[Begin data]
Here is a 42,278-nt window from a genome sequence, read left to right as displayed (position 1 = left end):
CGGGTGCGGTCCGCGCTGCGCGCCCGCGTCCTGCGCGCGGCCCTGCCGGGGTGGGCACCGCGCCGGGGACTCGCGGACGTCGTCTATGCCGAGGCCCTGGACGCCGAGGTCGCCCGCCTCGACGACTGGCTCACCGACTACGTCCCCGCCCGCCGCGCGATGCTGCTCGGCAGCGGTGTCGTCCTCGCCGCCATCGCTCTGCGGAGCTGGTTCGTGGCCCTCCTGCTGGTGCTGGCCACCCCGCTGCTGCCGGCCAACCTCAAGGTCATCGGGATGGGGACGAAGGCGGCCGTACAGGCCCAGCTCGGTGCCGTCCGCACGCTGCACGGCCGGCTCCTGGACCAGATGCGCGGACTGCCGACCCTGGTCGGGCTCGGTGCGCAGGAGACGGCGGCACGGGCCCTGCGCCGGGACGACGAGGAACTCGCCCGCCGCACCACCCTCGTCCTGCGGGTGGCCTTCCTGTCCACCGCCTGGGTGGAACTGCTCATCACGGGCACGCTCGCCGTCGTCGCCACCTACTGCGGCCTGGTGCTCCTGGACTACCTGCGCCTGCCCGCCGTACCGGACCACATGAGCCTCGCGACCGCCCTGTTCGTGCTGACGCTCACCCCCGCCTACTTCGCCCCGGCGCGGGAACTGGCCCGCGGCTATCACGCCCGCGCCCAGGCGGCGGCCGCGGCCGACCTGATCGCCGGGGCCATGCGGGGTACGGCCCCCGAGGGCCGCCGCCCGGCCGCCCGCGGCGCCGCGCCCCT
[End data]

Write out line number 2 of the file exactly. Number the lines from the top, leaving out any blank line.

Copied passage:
CGGGTGCGGTCCGCGCTGCGCGCCCGCGTCCTGCGCGCGGCCCTGCCGGGGTGGGCACCGCGCCGGGGACTCGCGGACGTCGTCTATGCCGAGGCCCTGGACGCCGAGGTCGCCCGCCTCGACGACTGGCTCACCGACTACGTCCCCGCCCGCCGCGCGATGCTGCTCGGCAGCGGTGTCGTCCTCGCCGCCATCGCTCTGCGGAGCTGGTTCGTGGCCCTCCTGCTGGTGCTGGCCACCCCGCTGCTGCCGGCCAACCTCAAGGTCATCGGGATGGGGACGAAGGCGGCCGTACAGGCCCAGCTCGGTGCCGTCCGCACGCTGCACGGCCGGCTCCTGGACCAGATGCGCGGACTGCCGACCCTGGTCGGGCTCGGTGCGCAGGAGACGGCGGCACGGGCCCTGCGCCGGGACGACGAGGAACTCGCCCGCCGCACCACCCTCGTCCTGCGGGTGGCCTTCCTGTCCACCGCCTGGGTGGAACTGCTCATCACGGGCACGCTCGCCGTCGTCGCCACCTACTGCGGCCTGGTGCTCCTGGACTACCTGCGCCTGCCCGCCGTACCGGACCACATGAGCCTCGCGACCGCCCTGTTCGTGCTGACGCTCACCCCCGCCTACTTCGCCCCGGCGCGGGAACTGGCCCGCGGCTATCACGCCCGCGCCCAGGCGGCGGCCGCGGCCGACCTGATCGCCGGGGCCATGCGGGGTACGGCCCCCGAGGGCCGCCGCCCGGCCGCCCGCGGCGCCGCGCCCCT